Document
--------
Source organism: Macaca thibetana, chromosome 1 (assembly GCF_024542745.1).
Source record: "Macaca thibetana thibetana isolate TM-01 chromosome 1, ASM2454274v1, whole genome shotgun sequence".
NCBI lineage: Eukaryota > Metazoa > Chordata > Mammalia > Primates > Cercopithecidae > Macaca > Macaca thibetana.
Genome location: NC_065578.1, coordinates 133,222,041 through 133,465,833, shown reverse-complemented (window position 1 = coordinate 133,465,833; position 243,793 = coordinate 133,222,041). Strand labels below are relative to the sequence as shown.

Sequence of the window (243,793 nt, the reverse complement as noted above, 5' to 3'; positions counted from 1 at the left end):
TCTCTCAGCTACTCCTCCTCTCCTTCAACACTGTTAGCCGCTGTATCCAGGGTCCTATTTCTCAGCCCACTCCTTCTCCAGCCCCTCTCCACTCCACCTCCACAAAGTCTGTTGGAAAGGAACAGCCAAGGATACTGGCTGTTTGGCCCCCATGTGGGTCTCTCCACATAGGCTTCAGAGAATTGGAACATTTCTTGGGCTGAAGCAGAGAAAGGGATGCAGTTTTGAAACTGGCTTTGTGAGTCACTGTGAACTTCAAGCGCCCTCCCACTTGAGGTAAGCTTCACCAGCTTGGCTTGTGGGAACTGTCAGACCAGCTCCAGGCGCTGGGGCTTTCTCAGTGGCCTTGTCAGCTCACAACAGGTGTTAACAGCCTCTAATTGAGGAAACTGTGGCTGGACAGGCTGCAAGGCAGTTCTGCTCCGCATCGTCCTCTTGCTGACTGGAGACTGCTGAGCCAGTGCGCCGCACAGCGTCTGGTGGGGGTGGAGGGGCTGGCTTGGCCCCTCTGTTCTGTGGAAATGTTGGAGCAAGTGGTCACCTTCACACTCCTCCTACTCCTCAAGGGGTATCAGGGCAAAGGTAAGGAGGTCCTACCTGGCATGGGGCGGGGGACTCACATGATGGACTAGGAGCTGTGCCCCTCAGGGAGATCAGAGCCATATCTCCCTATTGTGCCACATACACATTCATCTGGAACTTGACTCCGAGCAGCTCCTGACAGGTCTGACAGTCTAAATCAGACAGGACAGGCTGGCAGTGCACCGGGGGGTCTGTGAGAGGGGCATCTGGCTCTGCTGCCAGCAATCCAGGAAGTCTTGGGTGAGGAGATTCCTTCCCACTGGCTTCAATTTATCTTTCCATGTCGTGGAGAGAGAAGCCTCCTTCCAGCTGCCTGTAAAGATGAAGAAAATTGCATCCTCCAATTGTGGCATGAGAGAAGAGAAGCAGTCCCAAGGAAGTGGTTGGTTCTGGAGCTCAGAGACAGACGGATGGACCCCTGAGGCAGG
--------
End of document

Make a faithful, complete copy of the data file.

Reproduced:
Source organism: Macaca thibetana, chromosome 1 (assembly GCF_024542745.1).
Source record: "Macaca thibetana thibetana isolate TM-01 chromosome 1, ASM2454274v1, whole genome shotgun sequence".
NCBI lineage: Eukaryota > Metazoa > Chordata > Mammalia > Primates > Cercopithecidae > Macaca > Macaca thibetana.
Genome location: NC_065578.1, coordinates 133,222,041 through 133,465,833, shown reverse-complemented (window position 1 = coordinate 133,465,833; position 243,793 = coordinate 133,222,041). Strand labels below are relative to the sequence as shown.

Sequence of the window (243,793 nt, the reverse complement as noted above, 5' to 3'; positions counted from 1 at the left end):
TCTCTCAGCTACTCCTCCTCTCCTTCAACACTGTTAGCCGCTGTATCCAGGGTCCTATTTCTCAGCCCACTCCTTCTCCAGCCCCTCTCCACTCCACCTCCACAAAGTCTGTTGGAAAGGAACAGCCAAGGATACTGGCTGTTTGGCCCCCATGTGGGTCTCTCCACATAGGCTTCAGAGAATTGGAACATTTCTTGGGCTGAAGCAGAGAAAGGGATGCAGTTTTGAAACTGGCTTTGTGAGTCACTGTGAACTTCAAGCGCCCTCCCACTTGAGGTAAGCTTCACCAGCTTGGCTTGTGGGAACTGTCAGACCAGCTCCAGGCGCTGGGGCTTTCTCAGTGGCCTTGTCAGCTCACAACAGGTGTTAACAGCCTCTAATTGAGGAAACTGTGGCTGGACAGGCTGCAAGGCAGTTCTGCTCCGCATCGTCCTCTTGCTGACTGGAGACTGCTGAGCCAGTGCGCCGCACAGCGTCTGGTGGGGGTGGAGGGGCTGGCTTGGCCCCTCTGTTCTGTGGAAATGTTGGAGCAAGTGGTCACCTTCACACTCCTCCTACTCCTCAAGGGGTATCAGGGCAAAGGTAAGGAGGTCCTACCTGGCATGGGGCGGGGGACTCACATGATGGACTAGGAGCTGTGCCCCTCAGGGAGATCAGAGCCATATCTCCCTATTGTGCCACATACACATTCATCTGGAACTTGACTCCGAGCAGCTCCTGACAGGTCTGACAGTCTAAATCAGACAGGACAGGCTGGCAGTGCACCGGGGGGTCTGTGAGAGGGGCATCTGGCTCTGCTGCCAGCAATCCAGGAAGTCTTGGGTGAGGAGATTCCTTCCCACTGGCTTCAATTTATCTTTCCATGTCGTGGAGAGAGAAGCCTCCTTCCAGCTGCCTGTAAAGATGAAGAAAATTGCATCCTCCAATTGTGGCATGAGAGAAGAGAAGCAGTCCCAAGGAAGTGGTTGGTTCTGGAGCTCAGAGACAGACGGATGGACCCCTGAGGCAGG